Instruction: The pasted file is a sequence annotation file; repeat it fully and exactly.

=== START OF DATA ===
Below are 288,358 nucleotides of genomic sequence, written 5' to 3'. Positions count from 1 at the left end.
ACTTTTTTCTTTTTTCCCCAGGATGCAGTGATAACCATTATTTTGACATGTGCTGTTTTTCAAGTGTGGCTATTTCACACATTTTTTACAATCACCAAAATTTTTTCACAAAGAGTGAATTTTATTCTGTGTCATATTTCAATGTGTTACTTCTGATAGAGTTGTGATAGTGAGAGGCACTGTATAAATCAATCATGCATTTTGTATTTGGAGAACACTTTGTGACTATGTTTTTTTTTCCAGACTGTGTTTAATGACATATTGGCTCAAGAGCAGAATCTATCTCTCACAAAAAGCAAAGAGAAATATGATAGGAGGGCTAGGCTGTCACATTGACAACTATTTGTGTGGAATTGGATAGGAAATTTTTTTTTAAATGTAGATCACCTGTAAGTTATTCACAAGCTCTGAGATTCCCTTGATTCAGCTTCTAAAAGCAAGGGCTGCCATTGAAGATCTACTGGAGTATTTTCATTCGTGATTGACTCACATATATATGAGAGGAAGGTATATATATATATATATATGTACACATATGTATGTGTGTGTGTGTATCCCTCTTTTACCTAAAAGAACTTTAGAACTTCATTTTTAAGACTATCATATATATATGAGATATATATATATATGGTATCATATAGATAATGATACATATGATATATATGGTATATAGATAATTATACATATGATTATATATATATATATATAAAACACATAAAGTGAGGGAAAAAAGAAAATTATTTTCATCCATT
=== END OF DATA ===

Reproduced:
Below are 288,358 nucleotides of genomic sequence, written 5' to 3'. Positions count from 1 at the left end.
ACTTTTTTCTTTTTTCCCCAGGATGCAGTGATAACCATTATTTTGACATGTGCTGTTTTTCAAGTGTGGCTATTTCACACATTTTTTACAATCACCAAAATTTTTTCACAAAGAGTGAATTTTATTCTGTGTCATATTTCAATGTGTTACTTCTGATAGAGTTGTGATAGTGAGAGGCACTGTATAAATCAATCATGCATTTTGTATTTGGAGAACACTTTGTGACTATGTTTTTTTTTCCAGACTGTGTTTAATGACATATTGGCTCAAGAGCAGAATCTATCTCTCACAAAAAGCAAAGAGAAATATGATAGGAGGGCTAGGCTGTCACATTGACAACTATTTGTGTGGAATTGGATAGGAAATTTTTTTTTAAATGTAGATCACCTGTAAGTTATTCACAAGCTCTGAGATTCCCTTGATTCAGCTTCTAAAAGCAAGGGCTGCCATTGAAGATCTACTGGAGTATTTTCATTCGTGATTGACTCACATATATATGAGAGGAAGGTATATATATATATATATATGTACACATATGTATGTGTGTGTGTGTATCCCTCTTTTACCTAAAAGAACTTTAGAACTTCATTTTTAAGACTATCATATATATATGAGATATATATATATATGGTATCATATAGATAATGATACATATGATATATATGGTATATAGATAATTATACATATGATTATATATATATATATATAAAACACATAAAGTGAGGGAAAAAAGAAAATTATTTTCATCCATT